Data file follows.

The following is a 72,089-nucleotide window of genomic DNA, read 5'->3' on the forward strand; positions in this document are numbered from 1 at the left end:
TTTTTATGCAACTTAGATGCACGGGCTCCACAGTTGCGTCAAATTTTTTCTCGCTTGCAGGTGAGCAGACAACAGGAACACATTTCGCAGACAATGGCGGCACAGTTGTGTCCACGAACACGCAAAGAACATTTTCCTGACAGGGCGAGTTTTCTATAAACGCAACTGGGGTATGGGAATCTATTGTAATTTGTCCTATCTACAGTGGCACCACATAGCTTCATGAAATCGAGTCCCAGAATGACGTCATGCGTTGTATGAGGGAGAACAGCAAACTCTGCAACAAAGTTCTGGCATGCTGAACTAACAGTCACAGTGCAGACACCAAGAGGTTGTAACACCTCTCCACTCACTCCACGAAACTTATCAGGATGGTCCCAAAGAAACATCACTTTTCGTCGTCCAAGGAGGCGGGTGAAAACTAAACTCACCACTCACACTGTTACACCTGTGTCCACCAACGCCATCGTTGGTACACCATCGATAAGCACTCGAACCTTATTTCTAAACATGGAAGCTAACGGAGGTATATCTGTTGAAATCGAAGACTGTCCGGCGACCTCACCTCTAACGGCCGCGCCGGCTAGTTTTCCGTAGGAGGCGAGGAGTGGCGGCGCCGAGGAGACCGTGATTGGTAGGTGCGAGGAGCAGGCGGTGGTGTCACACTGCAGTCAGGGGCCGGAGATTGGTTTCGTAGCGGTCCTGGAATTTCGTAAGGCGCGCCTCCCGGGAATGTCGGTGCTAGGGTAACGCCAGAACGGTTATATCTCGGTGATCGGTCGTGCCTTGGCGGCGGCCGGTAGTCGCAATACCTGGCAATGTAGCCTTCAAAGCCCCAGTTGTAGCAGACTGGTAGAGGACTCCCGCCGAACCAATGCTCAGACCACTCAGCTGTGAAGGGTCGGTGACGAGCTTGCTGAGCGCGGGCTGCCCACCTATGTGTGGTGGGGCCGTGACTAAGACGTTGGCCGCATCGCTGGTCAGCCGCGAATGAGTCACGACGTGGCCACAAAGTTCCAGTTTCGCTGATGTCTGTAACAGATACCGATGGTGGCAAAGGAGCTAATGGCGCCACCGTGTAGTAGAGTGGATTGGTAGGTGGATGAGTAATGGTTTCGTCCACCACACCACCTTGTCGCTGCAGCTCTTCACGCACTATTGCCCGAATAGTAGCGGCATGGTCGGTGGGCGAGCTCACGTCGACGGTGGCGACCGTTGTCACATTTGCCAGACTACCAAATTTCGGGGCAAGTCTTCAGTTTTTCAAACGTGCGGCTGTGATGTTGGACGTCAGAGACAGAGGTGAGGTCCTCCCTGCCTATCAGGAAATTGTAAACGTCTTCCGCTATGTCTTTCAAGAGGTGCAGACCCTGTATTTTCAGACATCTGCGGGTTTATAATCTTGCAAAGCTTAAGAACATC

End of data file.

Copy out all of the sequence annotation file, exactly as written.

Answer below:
The following is a 72,089-nucleotide window of genomic DNA, read 5'->3' on the forward strand; positions in this document are numbered from 1 at the left end:
TTTTTATGCAACTTAGATGCACGGGCTCCACAGTTGCGTCAAATTTTTTCTCGCTTGCAGGTGAGCAGACAACAGGAACACATTTCGCAGACAATGGCGGCACAGTTGTGTCCACGAACACGCAAAGAACATTTTCCTGACAGGGCGAGTTTTCTATAAACGCAACTGGGGTATGGGAATCTATTGTAATTTGTCCTATCTACAGTGGCACCACATAGCTTCATGAAATCGAGTCCCAGAATGACGTCATGCGTTGTATGAGGGAGAACAGCAAACTCTGCAACAAAGTTCTGGCATGCTGAACTAACAGTCACAGTGCAGACACCAAGAGGTTGTAACACCTCTCCACTCACTCCACGAAACTTATCAGGATGGTCCCAAAGAAACATCACTTTTCGTCGTCCAAGGAGGCGGGTGAAAACTAAACTCACCACTCACACTGTTACACCTGTGTCCACCAACGCCATCGTTGGTACACCATCGATAAGCACTCGAACCTTATTTCTAAACATGGAAGCTAACGGAGGTATATCTGTTGAAATCGAAGACTGTCCGGCGACCTCACCTCTAACGGCCGCGCCGGCTAGTTTTCCGTAGGAGGCGAGGAGTGGCGGCGCCGAGGAGACCGTGATTGGTAGGTGCGAGGAGCAGGCGGTGGTGTCACACTGCAGTCAGGGGCCGGAGATTGGTTTCGTAGCGGTCCTGGAATTTCGTAAGGCGCGCCTCCCGGGAATGTCGGTGCTAGGGTAACGCCAGAACGGTTATATCTCGGTGATCGGTCGTGCCTTGGCGGCGGCCGGTAGTCGCAATACCTGGCAATGTAGCCTTCAAAGCCCCAGTTGTAGCAGACTGGTAGAGGACTCCCGCCGAACCAATGCTCAGACCACTCAGCTGTGAAGGGTCGGTGACGAGCTTGCTGAGCGCGGGCTGCCCACCTATGTGTGGTGGGGCCGTGACTAAGACGTTGGCCGCATCGCTGGTCAGCCGCGAATGAGTCACGACGTGGCCACAAAGTTCCAGTTTCGCTGATGTCTGTAACAGATACCGATGGTGGCAAAGGAGCTAATGGCGCCACCGTGTAGTAGAGTGGATTGGTAGGTGGATGAGTAATGGTTTCGTCCACCACACCACCTTGTCGCTGCAGCTCTTCACGCACTATTGCCCGAATAGTAGCGGCATGGTCGGTGGGCGAGCTCACGTCGACGGTGGCGACCGTTGTCACATTTGCCAGACTACCAAATTTCGGGGCAAGTCTTCAGTTTTTCAAACGTGCGGCTGTGATGTTGGACGTCAGAGACAGAGGTGAGGTCCTCCCTGCCTATCAGGAAATTGTAAACGTCTTCCGCTATGTCTTTCAAGAGGTGCAGACCCTGTATTTTCAGACATCTGCGGGTTTATAATCTTGCAAAGCTTAAGAACATC